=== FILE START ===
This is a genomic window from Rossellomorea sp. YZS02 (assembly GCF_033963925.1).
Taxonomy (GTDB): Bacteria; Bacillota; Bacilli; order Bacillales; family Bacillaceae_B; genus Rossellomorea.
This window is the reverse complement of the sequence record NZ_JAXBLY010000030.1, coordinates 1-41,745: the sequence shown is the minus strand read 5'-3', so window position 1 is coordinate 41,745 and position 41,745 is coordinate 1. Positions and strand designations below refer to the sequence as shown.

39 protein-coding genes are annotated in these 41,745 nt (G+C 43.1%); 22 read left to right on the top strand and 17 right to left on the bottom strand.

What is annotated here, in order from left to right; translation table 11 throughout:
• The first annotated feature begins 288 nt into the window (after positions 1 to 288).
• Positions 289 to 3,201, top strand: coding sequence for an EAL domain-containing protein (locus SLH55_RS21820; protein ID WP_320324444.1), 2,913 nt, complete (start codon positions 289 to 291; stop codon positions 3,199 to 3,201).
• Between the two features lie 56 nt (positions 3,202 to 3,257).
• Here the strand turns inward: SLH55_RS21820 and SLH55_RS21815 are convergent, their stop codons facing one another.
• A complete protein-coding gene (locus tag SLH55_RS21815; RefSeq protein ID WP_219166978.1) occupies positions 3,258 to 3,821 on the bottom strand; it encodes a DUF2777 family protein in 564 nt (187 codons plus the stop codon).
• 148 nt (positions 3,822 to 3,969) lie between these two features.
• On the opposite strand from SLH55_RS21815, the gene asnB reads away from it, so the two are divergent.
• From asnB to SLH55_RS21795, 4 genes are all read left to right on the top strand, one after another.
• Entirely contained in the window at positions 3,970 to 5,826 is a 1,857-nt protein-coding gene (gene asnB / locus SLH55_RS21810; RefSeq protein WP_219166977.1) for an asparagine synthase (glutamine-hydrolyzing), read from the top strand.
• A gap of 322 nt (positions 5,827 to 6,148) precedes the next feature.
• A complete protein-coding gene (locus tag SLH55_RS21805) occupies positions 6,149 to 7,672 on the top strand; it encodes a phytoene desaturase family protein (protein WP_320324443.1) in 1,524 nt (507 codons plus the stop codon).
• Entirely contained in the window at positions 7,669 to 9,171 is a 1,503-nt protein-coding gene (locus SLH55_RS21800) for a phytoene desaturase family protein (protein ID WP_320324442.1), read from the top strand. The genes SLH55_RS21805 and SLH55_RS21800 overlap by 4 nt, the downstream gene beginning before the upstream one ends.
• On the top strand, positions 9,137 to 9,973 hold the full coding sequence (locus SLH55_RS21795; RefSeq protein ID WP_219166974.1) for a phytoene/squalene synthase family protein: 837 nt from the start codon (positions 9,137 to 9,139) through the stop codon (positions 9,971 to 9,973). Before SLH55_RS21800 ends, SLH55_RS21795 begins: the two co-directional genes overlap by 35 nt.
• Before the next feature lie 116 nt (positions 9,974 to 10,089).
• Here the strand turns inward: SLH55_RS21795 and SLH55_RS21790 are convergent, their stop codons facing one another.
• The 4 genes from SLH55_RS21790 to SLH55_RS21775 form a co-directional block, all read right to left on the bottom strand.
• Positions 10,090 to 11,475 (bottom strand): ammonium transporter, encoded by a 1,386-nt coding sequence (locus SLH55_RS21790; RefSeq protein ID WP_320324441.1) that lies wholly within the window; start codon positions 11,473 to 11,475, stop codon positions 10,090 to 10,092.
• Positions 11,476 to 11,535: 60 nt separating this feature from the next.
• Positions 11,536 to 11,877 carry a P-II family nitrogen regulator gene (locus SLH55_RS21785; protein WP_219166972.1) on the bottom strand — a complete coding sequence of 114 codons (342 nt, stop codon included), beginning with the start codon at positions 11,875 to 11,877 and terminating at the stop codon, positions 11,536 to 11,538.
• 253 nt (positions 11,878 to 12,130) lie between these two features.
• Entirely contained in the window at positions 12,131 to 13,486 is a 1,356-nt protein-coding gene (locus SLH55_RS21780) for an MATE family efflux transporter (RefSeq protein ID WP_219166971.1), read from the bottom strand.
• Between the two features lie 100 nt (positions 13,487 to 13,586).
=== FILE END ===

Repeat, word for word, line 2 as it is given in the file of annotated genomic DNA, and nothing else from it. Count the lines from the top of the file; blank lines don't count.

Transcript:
Taxonomy (GTDB): Bacteria; Bacillota; Bacilli; order Bacillales; family Bacillaceae_B; genus Rossellomorea.